Death comes to all of us. So what do we do about fearing the inevitable? Christianity’s answer comes through the death and resurrection of Jesus. Since therefore the children share in flesh and blood, he himself likewise partook of the same things, that through death he might destroy the one who has the power of death, that is, the devil, and deliver all those who through fear of death were subject to lifelong slavery (Hebrews 2:14-15). We look to Christ to deliver us from the fear of death that makes slaves of us all.
In my last two posts, I wrote about why we fear death, and suggested five underlying fears. Last time I listed the first two of those five, and tried to suggest the impact Jesus’ own death and resurrection has upon them. This time I’ll mention two more:
3. We fear death because we fear separation from loved ones forever.
A little over 10 years ago my wife almost died. A “simple, outpatient surgery” went horribly wrong, and she spent a week in the hospital in agonizing pain as the doctors tried to figure out exactly what had happened.
The seventh night I slept on a roll-out beside her bed, and very early in the morning her vitals starting dropping. By 6 that morning I was standing outside her room with two doctors I had never met. One of them told me Dionne had to have emergency surgery immediately or she would die.
Overwhelmed and sleep-deprived, I said, is it possible to get another opinion? The other surgeon said, “Sure. Here’s my opinion: she’ll die if we don’t get her into surgery now.” So I signed consent forms, and within a short time they were wheeling her away. I stood by her gurney for a moment, and prayed over her. We both said I love you. And goodbye. We were both crying (though mainly me, I guess), and we both thought this was it.
But in a strange sort of way, we both felt God’s peace. As awful as that moment was (and as grateful as I am that she is still here), we both knew we were in the hands of our good God and that we would be together again in heaven. Jesus promised, "I go to prepare a place for you" (John 14:2-3). The Greek word is plural for a reason. We, friends and family who know Christ, we’ll be together again.
Ten centuries before Jesus’ Incarnation, King David fasted and prayed that his baby would be healed. After the child died, he was comforted by the truth that "I shall go to him, but he will not return to me” (2 Samuel 12:23).
If I had thought on that terrible morning that I might never ever see my wife’s sweet face again, it would have been crushing. The thought of never being with the ones we love – who would not fear that?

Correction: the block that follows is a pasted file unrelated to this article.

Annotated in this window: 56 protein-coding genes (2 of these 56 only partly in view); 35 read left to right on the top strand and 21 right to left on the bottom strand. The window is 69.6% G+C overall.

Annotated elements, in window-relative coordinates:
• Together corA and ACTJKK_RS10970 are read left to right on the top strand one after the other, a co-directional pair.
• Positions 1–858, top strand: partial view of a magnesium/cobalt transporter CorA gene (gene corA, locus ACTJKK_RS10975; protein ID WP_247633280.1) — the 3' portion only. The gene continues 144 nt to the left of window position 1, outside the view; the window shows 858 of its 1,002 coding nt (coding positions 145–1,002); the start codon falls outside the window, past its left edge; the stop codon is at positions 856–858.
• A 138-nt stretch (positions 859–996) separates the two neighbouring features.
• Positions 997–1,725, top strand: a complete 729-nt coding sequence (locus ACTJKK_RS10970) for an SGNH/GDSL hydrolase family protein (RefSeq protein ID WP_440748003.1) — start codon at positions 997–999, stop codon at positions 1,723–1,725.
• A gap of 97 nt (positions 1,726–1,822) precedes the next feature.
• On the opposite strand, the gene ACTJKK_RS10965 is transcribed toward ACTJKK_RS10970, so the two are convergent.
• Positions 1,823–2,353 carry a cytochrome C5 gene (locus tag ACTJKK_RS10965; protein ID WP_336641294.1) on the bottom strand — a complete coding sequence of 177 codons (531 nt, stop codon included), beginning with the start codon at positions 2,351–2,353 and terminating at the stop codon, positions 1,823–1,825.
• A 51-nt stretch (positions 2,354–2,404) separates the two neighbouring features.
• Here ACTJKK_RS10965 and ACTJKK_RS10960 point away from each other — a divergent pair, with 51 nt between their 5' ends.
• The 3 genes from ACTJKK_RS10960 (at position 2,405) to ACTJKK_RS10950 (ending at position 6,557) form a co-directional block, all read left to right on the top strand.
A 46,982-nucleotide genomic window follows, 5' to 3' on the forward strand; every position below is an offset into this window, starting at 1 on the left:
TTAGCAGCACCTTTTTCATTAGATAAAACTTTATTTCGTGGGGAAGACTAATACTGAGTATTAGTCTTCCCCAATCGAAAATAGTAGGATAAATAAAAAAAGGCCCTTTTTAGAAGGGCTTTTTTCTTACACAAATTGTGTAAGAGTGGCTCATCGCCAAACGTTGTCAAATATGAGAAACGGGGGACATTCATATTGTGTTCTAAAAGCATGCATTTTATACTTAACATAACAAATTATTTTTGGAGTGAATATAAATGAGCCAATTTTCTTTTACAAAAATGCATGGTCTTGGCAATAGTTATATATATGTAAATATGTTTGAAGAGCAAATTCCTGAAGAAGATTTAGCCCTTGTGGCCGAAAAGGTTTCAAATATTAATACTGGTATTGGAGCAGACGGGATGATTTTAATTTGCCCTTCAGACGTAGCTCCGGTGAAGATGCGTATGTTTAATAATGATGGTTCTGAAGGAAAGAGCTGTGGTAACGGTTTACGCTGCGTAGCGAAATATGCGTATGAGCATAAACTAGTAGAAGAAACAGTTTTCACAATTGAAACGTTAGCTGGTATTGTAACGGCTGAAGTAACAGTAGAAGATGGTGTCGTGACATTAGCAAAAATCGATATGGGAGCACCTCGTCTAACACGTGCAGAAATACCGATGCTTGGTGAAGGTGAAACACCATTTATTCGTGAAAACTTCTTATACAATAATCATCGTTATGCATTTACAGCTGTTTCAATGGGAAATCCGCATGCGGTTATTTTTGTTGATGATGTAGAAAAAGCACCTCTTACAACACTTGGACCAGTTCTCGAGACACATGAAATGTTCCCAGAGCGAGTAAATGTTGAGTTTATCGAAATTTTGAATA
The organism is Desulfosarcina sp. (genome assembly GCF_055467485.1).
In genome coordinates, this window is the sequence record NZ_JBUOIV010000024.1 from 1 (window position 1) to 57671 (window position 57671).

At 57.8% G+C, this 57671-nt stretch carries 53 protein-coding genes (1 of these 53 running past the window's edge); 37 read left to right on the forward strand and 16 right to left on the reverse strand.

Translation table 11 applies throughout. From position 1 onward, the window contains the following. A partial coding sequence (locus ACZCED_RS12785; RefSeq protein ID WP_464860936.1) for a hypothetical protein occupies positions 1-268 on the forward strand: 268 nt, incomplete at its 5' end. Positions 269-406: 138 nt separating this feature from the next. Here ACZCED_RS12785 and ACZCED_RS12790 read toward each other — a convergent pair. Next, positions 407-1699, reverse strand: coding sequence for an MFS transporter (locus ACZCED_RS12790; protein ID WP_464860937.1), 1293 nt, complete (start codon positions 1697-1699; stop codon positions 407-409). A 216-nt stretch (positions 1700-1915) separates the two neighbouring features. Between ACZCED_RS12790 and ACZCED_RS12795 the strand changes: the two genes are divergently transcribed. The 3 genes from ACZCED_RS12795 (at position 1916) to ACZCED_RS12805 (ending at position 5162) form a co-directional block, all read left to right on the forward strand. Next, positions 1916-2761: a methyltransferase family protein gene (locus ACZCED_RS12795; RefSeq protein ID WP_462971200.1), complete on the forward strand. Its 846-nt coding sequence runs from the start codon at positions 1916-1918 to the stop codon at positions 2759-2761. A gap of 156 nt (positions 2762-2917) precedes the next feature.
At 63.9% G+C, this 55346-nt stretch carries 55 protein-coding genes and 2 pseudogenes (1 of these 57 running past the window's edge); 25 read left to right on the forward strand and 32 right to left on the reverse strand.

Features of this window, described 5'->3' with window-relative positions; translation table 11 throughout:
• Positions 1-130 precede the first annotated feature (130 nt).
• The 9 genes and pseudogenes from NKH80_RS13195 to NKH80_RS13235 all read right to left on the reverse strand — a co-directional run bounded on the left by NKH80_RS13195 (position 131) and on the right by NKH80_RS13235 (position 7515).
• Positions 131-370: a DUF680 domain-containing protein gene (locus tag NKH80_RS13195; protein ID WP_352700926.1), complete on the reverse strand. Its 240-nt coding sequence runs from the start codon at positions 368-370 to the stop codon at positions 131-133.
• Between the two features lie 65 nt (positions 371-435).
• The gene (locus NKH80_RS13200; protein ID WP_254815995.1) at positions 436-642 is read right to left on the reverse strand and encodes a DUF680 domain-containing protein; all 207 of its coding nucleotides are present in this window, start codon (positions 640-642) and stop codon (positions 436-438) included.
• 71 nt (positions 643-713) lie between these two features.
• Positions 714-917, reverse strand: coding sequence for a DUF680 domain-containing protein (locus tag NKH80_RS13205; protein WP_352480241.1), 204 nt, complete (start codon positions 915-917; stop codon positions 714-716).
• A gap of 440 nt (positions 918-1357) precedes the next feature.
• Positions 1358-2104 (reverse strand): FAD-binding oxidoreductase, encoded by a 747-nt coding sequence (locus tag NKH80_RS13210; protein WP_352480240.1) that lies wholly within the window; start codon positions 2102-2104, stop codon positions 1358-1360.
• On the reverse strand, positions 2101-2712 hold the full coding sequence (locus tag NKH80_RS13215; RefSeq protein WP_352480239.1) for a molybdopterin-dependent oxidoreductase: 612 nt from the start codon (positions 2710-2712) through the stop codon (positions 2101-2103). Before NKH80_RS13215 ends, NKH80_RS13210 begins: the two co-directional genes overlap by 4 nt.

But in Christ death is an interruption but not an end to the relationships we cherish in this life. Maybe part of the reason that Jesus spent so much time (40 days) with so many people (over 500) after the resurrection before returning to heaven was to demonstrate how our connections survive death.
When Paul spoke of Christ’s return, he promised that we will be reunited with those who have already died in Christ, and so we will always be with the Lord (cf. 1 Thessalonians 4:13-18).
4. We fear death because we fear the end of earthly joys and pleasures.
What if you believed that the happiest experiences of your life would be forever gone when you die? No more sunsets, no more rock climbing, no more fried chicken or chocolate ice cream; no more holding hands with the one you love; no more reading great books, no more music, quilting, or camping. No more puppies or giraffes or humming birds. No more redwood forests or baseball games. No more practical jokes with your grandkids. No more setting and achieving goals or learning new things.
Who would not fear the end of these things?
Our Christian faith teaches that life after death is in two stages. Stage one: at death our spirits go immediately into the presence of Christ. Joy unspeakable and full of glory! But stage two is the resurrection – your spirit and body are brought together forever in a resurrection body, remade like Christ’s resurrection body.
But our citizenship is in heaven, and from it we await a Savior, the Lord Jesus Christ, who will transform our lowly body to be like his glorious body, by the power that enables him even to subject all things to himself (Philippians 3:20-21, my emphasis).
Creation itself will be remade by its Creator, as John reported. Then I saw a new heaven and a new earth, for the first heaven and the first earth had passed away, and the sea was no more. And I saw the holy city, new Jerusalem, coming down out of heaven from God, prepared as a bride adorned for her husband. And I heard a loud voice from the throne saying, “Behold, the dwelling place of God is with man. He will dwell with them, and they will be his people, and God himself will be with them as their God" (Revelation 21:1-3).
In his book Heaven, Randy Alcorn speaks of life on the New Earth, after God renews all things: “The things we love are not merely the best this life has to offer – they are previews of the greater life to come.” (p. 161). ... Every joy on earth – including the joy of reunion – is an inkling, a whisper of a greater joy. The Grand Canyon, the Alps, the Amazon rain forests, the Serengeti Plain – these are rough sketches of the New Earth…Whenever we see beauty in water, wind, flower, deer, man, woman, or child, we catch a glimpse of heaven. Just like the Garden of Eden, the New Earth will be a place of sensory delight, breathtaking beauty, satisfying relationships, and personal joy. (p. 233) Heaven is not the end of joy and pleasure, but the beginning.
Next time: the fear of punishment for our sins.